As more than 30,000 educators in Los Angeles continue their strike, Oakland, California teachers in nine middle and high schools have voted at school site meetings to hold a second one-day wildcat “sickout” strike. The walkout, organized independently of the union, is scheduled for Friday.
As of this writing, the schools that have voted to strike—Oakland Technical High School, United for Success Academy, Oakland High, Skyline High, Life Academy, Rudsdale, West Oakland Middle School, Fremont High and MetWest—account for roughly 20 percent of all students in the district, while other schools are expected to join as well.
The Oakland Education Association (OEA) has kept educators at work despite being without a contract for over 18 months and has refused to link up Oakland teachers with their counterparts in LA and the rest of the state.
Conditions in Oakland are driving teachers into struggle, just are they are in Los Angeles and around the US. Decades of budget cuts have produced dilapidated, understaffed schools where student learning has been drastically eroded. Oakland teachers have the lowest median salaries of any major district in the state, with high turnover rates and large proportions of uncertified teachers, in particular in Special Education which services the highest-needs students.
In the face of this immense crisis in public education, teachers and school workers are fed up with constant delays of the unions and the district’s deteriorating conditions. On December 10, teachers staged a one-day wildcat strike at three schools. Since that time, the sentiment for a broader struggle has grown. Teachers throughout the district are bitter at the role of the OEA in keeping them in the dark and isolated and have begun to take matters into their own hands.
The immediate concerns of Oakland teachers go far beyond the issues in contract negotiations. Oakland Unified School District (OUSD) has unveiled a plan to cut nearly $60 million from the budget over the next two years and close or merge over 20 schools, roughly a third of the district’s total number of schools. The entire budget crisis is driven by the bipartisan efforts to open up public education funding to private profit through charter schools. A recent report entitled “Breaking Point” estimates that charter schools have siphoned off at least $57 million each year from the Oakland public schools.
Oakland teachers, along with millions across the US and around the world, have closely followed developments in Los Angeles and desire a united, statewide struggle. Last Saturday, nearly 3,000 teachers and parents from several districts across the Bay Area marched in Oakland expressing their solidarity with Los Angeles teachers.
“I know that one of the reasons why Oakland is having to wait to strike is this idea of being ‘strike legal,’” said Susan Chiodo an elementary school teacher in Oakland, “and you can see that they’re purposely spreading it out.” She continued: “It’s a little frustrating, because a lot of us, at least my colleagues where I work, are saying we should be completely united with LA teachers as they go on strike, that it would make us stronger; they’re trying to divide and conquer, and we’re trying to get together.”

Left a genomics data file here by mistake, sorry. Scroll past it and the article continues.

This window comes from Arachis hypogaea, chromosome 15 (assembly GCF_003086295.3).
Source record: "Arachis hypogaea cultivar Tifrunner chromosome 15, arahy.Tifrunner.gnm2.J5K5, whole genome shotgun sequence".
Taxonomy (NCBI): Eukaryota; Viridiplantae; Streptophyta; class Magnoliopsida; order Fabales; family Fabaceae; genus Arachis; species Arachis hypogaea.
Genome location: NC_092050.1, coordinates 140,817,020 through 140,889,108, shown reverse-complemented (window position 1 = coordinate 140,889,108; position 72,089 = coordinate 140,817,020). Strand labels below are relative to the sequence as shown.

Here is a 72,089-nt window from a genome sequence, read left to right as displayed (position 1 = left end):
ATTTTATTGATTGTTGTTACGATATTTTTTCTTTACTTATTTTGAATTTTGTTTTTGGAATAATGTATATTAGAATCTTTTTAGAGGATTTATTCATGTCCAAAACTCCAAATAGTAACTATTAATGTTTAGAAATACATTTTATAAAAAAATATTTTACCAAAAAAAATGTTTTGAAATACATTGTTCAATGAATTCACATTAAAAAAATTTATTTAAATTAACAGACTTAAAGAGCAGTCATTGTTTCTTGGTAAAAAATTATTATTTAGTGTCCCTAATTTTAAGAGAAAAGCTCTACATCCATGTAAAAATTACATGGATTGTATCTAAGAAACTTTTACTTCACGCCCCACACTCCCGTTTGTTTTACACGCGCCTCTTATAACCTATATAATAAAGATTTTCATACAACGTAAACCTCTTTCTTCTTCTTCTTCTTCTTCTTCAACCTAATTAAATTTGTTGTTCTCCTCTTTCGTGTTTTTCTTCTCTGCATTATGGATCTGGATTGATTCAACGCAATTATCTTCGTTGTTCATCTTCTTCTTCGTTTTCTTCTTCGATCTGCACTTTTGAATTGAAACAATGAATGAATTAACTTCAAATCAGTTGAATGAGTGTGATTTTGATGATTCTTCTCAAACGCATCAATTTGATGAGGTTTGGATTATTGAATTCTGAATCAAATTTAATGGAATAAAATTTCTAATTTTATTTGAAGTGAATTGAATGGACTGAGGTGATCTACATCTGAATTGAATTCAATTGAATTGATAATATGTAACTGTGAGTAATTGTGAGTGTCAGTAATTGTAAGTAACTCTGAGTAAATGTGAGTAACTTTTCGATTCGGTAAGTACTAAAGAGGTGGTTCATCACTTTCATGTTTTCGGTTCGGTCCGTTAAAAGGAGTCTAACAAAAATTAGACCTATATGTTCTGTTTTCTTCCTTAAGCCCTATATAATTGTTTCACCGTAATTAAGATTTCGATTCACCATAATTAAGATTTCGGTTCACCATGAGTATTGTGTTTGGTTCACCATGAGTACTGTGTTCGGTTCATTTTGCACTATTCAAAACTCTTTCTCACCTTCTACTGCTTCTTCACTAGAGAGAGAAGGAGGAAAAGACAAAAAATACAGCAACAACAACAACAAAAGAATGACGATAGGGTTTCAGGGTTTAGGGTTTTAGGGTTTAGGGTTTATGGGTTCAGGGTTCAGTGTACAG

Teachers at the nearby Fremont Unified School District have been working without a contract this school year, following a one-year contract that included a derisory one-time, one percent pay raise. The district is currently offering a paltry 0.7 percent pay raise. Fremont teachers also mobilized a large contingent at the Oakland rally and emphasized the growing support for strike action in their district. The local teachers union is presently confining teachers to toothless “work-to-rule” actions and has also blocked the sentiment for a statewide strike action together with Los Angeles teachers.
In sharp contrast to the teachers fighting to defend education, the OEA had the temerity to parade a series of official speakers at the Oakland rally who were, in fact, the same Democratic politicians responsible for pushing school privatization. State Senator Nancy Skinner was given a prominent spot to heap praise on the new Democratic Governor, Gavin Newsom. Skinner, as a representative in the state assembly, voted for the Budget Acts of 2008, 2009 and 2010 which collectively cut over $20 billion from the state’s schools. The current education crisis in California is a direct result of her decision along with the rest of the Democratic state legislature which placed the burden of the 2008 economic crisis on California’s workers.
Another featured speaker was Alameda County Superintendent Karen Monroe who threatened Oakland Unified with state receivership if it does not make nearly $60 million in cuts over the next two years. At an October school board meeting Monroe warned, “If we see that those budget balancing strategies are not being implemented, we will have to impose strategies.”
The courageous actions of Oakland teachers will find an enthusiastic response among educators across the state and nationally. It is now essential that teachers, nurses, aides and the rest of school workers form rank-and-file committees, independent of both parties of big business and the unions, to turn out to workers for support throughout the state and beyond, and take the struggle in defense of public education forward.